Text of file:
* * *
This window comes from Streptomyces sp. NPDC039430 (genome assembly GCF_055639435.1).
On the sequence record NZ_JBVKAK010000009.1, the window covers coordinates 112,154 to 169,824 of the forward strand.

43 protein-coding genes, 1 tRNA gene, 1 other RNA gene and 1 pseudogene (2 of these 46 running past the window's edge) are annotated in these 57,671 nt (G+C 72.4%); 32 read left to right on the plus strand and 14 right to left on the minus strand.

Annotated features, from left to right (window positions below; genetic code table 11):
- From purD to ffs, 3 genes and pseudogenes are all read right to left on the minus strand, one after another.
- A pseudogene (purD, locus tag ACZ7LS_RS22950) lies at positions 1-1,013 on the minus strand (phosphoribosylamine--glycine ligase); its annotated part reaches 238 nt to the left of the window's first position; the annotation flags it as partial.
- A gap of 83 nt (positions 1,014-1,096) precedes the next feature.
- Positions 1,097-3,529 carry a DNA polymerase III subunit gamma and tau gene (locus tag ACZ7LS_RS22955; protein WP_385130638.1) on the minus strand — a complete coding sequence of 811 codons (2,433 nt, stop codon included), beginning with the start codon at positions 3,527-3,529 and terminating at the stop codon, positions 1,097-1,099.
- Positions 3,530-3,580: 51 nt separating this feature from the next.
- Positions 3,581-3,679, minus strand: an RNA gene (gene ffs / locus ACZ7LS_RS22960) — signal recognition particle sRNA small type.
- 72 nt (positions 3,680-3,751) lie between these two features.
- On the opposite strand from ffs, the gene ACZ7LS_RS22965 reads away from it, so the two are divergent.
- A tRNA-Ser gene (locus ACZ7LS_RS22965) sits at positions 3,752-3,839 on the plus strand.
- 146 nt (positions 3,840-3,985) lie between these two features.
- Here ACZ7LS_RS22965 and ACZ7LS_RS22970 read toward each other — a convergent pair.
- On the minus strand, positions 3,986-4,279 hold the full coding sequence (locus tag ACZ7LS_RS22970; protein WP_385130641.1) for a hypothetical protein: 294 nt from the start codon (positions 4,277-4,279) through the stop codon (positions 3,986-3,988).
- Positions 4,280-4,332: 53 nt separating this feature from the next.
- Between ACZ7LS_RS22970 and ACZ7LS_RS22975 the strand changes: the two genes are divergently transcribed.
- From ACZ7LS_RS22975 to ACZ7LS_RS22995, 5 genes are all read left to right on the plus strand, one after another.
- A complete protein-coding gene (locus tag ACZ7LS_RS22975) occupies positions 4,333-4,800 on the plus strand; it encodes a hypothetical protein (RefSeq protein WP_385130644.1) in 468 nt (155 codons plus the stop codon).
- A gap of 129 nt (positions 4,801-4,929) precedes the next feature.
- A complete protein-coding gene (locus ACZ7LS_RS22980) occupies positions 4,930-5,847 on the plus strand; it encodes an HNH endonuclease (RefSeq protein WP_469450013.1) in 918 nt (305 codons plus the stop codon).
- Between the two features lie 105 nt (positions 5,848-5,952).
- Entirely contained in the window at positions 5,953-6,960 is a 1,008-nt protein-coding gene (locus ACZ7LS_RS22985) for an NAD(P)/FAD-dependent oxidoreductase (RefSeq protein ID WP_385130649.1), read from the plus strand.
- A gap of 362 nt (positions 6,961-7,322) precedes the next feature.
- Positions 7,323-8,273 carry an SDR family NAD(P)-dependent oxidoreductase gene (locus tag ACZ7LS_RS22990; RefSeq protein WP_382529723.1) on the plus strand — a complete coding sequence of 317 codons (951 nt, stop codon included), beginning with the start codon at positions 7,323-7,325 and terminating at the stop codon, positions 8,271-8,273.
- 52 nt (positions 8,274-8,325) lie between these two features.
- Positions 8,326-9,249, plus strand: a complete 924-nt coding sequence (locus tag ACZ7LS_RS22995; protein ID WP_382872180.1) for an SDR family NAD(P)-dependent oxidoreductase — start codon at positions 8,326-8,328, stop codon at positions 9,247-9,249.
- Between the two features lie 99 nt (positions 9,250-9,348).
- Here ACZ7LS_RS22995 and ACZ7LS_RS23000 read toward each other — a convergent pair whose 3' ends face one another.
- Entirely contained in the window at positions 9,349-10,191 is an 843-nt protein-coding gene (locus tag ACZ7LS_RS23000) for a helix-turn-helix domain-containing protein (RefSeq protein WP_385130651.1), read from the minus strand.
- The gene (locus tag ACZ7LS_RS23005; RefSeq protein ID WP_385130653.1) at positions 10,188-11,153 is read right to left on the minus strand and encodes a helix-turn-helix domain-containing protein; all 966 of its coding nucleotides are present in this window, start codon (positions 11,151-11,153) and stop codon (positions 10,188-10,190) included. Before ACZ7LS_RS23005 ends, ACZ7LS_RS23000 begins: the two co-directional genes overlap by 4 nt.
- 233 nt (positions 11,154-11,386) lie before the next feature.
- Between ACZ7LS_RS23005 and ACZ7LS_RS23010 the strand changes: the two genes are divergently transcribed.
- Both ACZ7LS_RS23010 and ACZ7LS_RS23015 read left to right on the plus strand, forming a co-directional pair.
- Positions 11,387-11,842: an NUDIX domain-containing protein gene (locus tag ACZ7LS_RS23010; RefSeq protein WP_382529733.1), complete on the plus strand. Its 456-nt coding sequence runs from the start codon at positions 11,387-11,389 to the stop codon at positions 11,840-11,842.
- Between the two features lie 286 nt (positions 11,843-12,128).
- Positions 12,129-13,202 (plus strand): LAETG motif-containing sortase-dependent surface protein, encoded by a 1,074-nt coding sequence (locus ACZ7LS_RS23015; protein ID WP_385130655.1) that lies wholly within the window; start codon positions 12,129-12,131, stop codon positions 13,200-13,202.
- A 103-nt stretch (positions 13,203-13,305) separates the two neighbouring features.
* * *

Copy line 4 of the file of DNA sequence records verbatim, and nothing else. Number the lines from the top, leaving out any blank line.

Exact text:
Annotated features, from left to right (window positions below; genetic code table 11):